Rome – of course, was not built in a day… but its fabrication was indubitably helped by its many great rulers, such as; Aurelius and Augustus. However, on the other end of the parameter, there is infamous Caligula.
Caligula was born as Gaius Augustus Germanicus, on August 31st, 12 CE, to Germanicus and Agrippina “The Elder”. Although, as a child, he strutted around in pint-sized caligae (Roman soldiers’ footwear), because even then - parents enjoyed draping their progeny in their lineal attire. He wore his getup while accompanying his father, Germanicus, on campaign. Shortly thereafter, Germanicus’ troops referred to the little rascal as Caligula, meaning “little boots”, and it stuck – even in spite of Gaius’ supposed discontent with the name.
Caligula’s family fell and tore apart as he was a mere child.
After his mother, Agrippina, married Germanicus, she accompanied him as his advisor and consul. As fate would have it, Germanicus died, suspiciously – nonetheless. After his death, Agrippina blatantly accused foes of foul play. She also stood against Tiberius, the successor. For this grasp of slander, she was whipped, beaten, and flogged until she could bear no more. Not only beaten, but sent to prison; she starved herself to death.
In the light of Germanicus’ death, Caligula’s family had drifted out of the heart of Tiberius, who then saw the brothers, sisters, and mother of Caligula to be rivals. He accused all of such of treason. To which they all were either exiled, or imprisoned. Thus was the death of the family – all except “little boots”, himself.
Tiberius had taken Caligula to the isle of Capri to reside. Where he indulged all of Caligula’s most sadistic and masochistic endeavors. This is to be where all traces of the once Gaius Augustus Germanicus had a metamorphic change, and were lost forever, to the tyrannical Caligula. On the isle of Capri, he had borne explicit view of the monster of Tiberius; corruption, lust, excess… and it all imprinted a trail into the threading of what was to be the new monster, Caligula.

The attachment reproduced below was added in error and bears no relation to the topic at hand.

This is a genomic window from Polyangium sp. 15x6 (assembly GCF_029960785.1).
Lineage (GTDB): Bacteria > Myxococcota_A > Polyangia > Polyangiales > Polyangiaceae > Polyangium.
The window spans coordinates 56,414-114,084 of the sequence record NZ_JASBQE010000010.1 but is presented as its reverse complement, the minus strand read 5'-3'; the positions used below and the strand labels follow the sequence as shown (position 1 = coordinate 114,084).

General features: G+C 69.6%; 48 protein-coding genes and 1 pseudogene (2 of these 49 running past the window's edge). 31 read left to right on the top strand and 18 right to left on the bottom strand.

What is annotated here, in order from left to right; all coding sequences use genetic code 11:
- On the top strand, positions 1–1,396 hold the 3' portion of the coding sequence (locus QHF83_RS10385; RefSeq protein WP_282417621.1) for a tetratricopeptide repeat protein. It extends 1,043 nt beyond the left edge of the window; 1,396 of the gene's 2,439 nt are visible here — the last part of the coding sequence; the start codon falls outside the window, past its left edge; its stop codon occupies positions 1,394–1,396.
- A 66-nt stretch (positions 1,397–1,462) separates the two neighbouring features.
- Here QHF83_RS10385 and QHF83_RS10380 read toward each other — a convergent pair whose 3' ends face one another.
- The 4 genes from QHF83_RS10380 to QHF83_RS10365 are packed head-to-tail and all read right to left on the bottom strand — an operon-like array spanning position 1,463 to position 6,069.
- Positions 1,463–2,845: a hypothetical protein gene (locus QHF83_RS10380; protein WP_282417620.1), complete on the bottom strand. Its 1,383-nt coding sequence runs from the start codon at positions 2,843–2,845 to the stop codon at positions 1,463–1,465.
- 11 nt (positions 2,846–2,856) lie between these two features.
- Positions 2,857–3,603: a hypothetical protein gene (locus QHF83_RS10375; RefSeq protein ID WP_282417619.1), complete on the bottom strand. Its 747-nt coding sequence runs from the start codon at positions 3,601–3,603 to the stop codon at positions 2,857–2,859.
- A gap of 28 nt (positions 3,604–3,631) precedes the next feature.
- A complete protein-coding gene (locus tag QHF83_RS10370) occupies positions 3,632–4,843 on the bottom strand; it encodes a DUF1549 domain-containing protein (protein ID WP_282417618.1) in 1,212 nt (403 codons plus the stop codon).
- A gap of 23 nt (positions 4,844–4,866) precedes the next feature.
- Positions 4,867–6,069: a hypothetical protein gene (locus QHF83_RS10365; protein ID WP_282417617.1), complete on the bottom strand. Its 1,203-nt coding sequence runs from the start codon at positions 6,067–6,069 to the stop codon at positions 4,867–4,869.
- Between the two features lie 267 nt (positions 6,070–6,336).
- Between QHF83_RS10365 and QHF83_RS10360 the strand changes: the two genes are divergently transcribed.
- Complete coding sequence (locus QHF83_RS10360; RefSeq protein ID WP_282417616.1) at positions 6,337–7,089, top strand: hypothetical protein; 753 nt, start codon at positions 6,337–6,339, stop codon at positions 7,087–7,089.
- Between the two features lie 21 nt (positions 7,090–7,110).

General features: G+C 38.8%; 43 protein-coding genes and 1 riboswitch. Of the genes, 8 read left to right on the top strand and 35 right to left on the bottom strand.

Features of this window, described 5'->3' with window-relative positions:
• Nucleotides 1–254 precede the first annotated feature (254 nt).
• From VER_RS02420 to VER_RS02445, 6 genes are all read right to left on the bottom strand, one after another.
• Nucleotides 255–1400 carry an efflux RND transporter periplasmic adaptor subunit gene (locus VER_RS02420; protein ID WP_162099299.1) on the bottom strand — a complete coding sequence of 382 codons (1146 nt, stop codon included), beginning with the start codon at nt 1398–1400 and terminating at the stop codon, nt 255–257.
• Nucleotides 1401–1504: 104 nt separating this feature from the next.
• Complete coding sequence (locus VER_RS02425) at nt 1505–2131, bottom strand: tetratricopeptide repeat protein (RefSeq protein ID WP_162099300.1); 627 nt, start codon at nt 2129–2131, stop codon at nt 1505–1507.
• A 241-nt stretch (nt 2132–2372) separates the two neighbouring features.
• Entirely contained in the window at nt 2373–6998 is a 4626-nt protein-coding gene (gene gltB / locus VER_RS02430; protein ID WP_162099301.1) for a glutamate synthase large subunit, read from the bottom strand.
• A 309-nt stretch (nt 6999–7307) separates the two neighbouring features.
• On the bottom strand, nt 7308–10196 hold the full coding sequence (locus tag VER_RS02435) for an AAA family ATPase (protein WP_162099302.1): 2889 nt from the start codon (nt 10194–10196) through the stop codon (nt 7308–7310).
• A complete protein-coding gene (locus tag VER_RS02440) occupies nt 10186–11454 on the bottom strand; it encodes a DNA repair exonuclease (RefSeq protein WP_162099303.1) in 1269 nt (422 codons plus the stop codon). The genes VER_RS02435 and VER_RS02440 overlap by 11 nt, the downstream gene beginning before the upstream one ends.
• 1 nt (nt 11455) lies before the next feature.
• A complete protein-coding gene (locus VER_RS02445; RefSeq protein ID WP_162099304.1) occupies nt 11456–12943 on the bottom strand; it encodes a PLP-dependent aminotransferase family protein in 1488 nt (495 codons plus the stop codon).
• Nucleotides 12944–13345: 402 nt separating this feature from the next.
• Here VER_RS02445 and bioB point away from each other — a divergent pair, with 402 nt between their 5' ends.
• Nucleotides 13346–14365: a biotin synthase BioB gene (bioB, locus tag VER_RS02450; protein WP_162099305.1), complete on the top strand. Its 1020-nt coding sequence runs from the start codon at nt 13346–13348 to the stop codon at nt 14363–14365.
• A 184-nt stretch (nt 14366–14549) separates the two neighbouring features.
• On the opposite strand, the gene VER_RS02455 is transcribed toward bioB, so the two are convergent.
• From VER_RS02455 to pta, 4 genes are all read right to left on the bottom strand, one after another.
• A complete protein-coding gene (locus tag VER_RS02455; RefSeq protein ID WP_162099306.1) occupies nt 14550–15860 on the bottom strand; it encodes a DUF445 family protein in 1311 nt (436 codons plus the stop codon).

Subsequently, when Tiberius had taken in the young Caligula, he had named the heir to throne to be Caligula, and his cousin, Gemellus. In fact, after the death of Tiberius in 37 CE, they both ruled as emperors, co-dominantly. This stayed so, until the death of Gemellus, to which, Caligula is suspected to having influenced.
He was not yet quite 25 years old when he began his rule in 37 CE. However, at the beginning of his reign, Caligula had been quite the productive and efficient ruler. He had quite quickly acquired the favor and fondness of the Roman peoples; as Tiberius was not a popular ruler to begin with.
He had even built a new, refined amphitheater in Pompeii. Not to mention his having built new aqueducts, lowering taxes, refurbished temples, recalling of accusations of treason, and building of a lighthouse in the city of Boulogne. Although not much longer after all of those...